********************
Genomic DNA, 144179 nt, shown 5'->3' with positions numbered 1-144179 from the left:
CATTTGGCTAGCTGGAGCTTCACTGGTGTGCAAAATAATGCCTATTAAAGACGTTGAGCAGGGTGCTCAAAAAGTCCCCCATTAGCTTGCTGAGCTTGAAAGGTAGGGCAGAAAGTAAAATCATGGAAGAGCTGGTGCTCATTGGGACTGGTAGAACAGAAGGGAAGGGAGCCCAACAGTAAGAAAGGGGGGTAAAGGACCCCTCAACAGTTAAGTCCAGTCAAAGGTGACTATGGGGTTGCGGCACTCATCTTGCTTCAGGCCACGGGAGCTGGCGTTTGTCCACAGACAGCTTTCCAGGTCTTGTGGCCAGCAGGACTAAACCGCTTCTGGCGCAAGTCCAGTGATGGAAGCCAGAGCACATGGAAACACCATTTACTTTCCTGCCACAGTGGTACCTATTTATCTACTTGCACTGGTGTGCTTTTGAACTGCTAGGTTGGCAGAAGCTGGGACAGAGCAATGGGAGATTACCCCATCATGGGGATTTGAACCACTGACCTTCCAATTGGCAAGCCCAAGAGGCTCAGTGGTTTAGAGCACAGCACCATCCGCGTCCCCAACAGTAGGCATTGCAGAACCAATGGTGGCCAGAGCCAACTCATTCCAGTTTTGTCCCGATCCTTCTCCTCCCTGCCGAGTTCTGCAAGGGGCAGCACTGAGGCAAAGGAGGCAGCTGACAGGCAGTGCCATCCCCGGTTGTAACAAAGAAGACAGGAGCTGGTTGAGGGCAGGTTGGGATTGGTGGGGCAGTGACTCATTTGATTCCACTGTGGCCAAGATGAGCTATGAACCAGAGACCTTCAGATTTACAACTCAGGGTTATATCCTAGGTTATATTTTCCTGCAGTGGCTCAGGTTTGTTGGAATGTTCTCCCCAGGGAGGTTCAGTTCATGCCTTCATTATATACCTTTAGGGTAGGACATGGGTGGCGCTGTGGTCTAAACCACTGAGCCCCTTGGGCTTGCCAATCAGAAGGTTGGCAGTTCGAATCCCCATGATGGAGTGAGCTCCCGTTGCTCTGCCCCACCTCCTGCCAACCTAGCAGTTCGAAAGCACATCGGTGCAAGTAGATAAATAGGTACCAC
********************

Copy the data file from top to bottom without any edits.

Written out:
Genomic DNA, 144179 nt, shown 5'->3' with positions numbered 1-144179 from the left:
CATTTGGCTAGCTGGAGCTTCACTGGTGTGCAAAATAATGCCTATTAAAGACGTTGAGCAGGGTGCTCAAAAAGTCCCCCATTAGCTTGCTGAGCTTGAAAGGTAGGGCAGAAAGTAAAATCATGGAAGAGCTGGTGCTCATTGGGACTGGTAGAACAGAAGGGAAGGGAGCCCAACAGTAAGAAAGGGGGGTAAAGGACCCCTCAACAGTTAAGTCCAGTCAAAGGTGACTATGGGGTTGCGGCACTCATCTTGCTTCAGGCCACGGGAGCTGGCGTTTGTCCACAGACAGCTTTCCAGGTCTTGTGGCCAGCAGGACTAAACCGCTTCTGGCGCAAGTCCAGTGATGGAAGCCAGAGCACATGGAAACACCATTTACTTTCCTGCCACAGTGGTACCTATTTATCTACTTGCACTGGTGTGCTTTTGAACTGCTAGGTTGGCAGAAGCTGGGACAGAGCAATGGGAGATTACCCCATCATGGGGATTTGAACCACTGACCTTCCAATTGGCAAGCCCAAGAGGCTCAGTGGTTTAGAGCACAGCACCATCCGCGTCCCCAACAGTAGGCATTGCAGAACCAATGGTGGCCAGAGCCAACTCATTCCAGTTTTGTCCCGATCCTTCTCCTCCCTGCCGAGTTCTGCAAGGGGCAGCACTGAGGCAAAGGAGGCAGCTGACAGGCAGTGCCATCCCCGGTTGTAACAAAGAAGACAGGAGCTGGTTGAGGGCAGGTTGGGATTGGTGGGGCAGTGACTCATTTGATTCCACTGTGGCCAAGATGAGCTATGAACCAGAGACCTTCAGATTTACAACTCAGGGTTATATCCTAGGTTATATTTTCCTGCAGTGGCTCAGGTTTGTTGGAATGTTCTCCCCAGGGAGGTTCAGTTCATGCCTTCATTATATACCTTTAGGGTAGGACATGGGTGGCGCTGTGGTCTAAACCACTGAGCCCCTTGGGCTTGCCAATCAGAAGGTTGGCAGTTCGAATCCCCATGATGGAGTGAGCTCCCGTTGCTCTGCCCCACCTCCTGCCAACCTAGCAGTTCGAAAGCACATCGGTGCAAGTAGATAAATAGGTACCAC